hisuicon Sadly Tales from Earthsea was the train wreck that it has been made out to be. Part of me was hoping that people were unfairly trying judge Goro Miyazaki first efforts as a director in comparison to his father’s work. But the reason that this move gets panned so much is it is just riddled with major flaws. The plot is poorly paced, will often make inscrutable twists, and is often just uninteresting. Most of the characters were either banal or annoying. The dialog is clunky so that at points characters will drop a line that seems to come completely out of nowhere. Sparrowhawk and Tenar were fine for the most part but they never came close to being able to prop up the plot. The worst part in my opinion is Arren is an unsympathetic character. When you actively dislike the main character you should have an idea that the show is going nowhere very quickly. The dub did not help the film at all but you can tell that the source was terrible so the dub had little to work with. Tales from Earthsea certainly looked like a Studio Ghibli film but it had none of the heart or artistry of a proper Studio Ghibli film. The only really positive thing I can say is it made me interested in reading the original books just to see what his mess was based on.

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Ongoing Investigations: Case #052

July 31, 2009

So I finally got around to building my Char Action Base over the weekend. I was quite surprised that it was in any way complex, I expected to just open up the package and be good to go. Not so. This is probably for maximum customability, there were more stickers in this kit than I think there were in the actual Zaku II Master Grade I built! Both stands can be put in many different positions as well as be lengthened and shortened easily. They are very thick so sturdiness seems in tact though trying to put the Zaku II at a 90 degree angle proved too much for it. In any case, the construction was rather quick and then came the ability to make Char’s Zaku look like it is flying through space! Watch out!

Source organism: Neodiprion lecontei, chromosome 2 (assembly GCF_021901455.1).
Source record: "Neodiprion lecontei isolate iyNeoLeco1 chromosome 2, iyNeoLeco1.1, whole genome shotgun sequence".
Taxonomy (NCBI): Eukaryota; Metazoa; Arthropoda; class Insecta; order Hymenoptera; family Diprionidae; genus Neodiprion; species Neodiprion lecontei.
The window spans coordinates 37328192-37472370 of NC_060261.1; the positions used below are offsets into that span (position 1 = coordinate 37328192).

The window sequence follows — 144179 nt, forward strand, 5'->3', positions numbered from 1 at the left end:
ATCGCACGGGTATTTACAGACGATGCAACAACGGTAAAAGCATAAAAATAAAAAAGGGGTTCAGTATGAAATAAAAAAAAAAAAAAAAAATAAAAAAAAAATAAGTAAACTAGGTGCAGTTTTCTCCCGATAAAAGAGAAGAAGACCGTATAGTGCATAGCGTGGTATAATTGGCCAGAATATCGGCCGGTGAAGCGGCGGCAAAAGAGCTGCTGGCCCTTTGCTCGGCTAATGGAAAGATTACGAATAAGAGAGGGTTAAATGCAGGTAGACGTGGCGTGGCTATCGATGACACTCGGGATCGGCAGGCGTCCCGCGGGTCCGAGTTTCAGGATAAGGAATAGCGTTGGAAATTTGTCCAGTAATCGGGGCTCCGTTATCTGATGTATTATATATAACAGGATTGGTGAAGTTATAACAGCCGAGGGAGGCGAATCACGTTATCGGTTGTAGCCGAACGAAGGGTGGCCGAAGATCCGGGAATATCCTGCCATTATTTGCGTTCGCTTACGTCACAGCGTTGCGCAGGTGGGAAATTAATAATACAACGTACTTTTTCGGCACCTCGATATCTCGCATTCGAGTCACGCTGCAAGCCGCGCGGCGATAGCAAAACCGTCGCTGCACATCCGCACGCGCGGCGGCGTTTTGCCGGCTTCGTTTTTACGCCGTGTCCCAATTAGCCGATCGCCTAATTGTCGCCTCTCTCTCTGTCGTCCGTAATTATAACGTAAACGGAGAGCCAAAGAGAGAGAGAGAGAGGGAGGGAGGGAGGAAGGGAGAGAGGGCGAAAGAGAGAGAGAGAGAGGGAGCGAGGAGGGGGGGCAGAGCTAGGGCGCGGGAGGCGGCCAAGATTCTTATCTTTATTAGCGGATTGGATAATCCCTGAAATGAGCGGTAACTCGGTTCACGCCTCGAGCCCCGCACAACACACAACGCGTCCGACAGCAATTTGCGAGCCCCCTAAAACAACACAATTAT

I don’t think that The Battle of Genryu: Origin is a bad manga though I am not sure it is a good one either. Our main character Jinnosuke has an unusual condition. Most of the time he is a normal clumsily high school student but every so often he get amazing bursts of athletic skill. We comes to find he has tremendous martial arts skill that lies dormant thanks to his family’s hypnotism. Jinnosuke’s older brother, Soichiro comes back determined to awaken this sleeping powerhouse. The fighting is fine and entertaining but not spectacular. Shoko Fukaki tends to use a lot of speed lines and the rest of the art work is serviceable but not outstanding. Jinnosuke is happy go lucky normally but his personality with the power is utterly ruthless. That dynamic is what will make or break this manga, but it is hard to tell which direction it is leaning here. I was somewhat saddened that even though Fusano, Jinnosuke’s girlfriend, is also a martial artist, she is really the utterly weak sauce love interest girl. The first book mostly set up Jinnosuke’s situation so how exactly the whole series is going to play out has yet to be determined so it’s hard to make a definitive statement. However, it’s not a series that is going to win over non-fighting manga fans but people who like martial arts might want to see how it develops.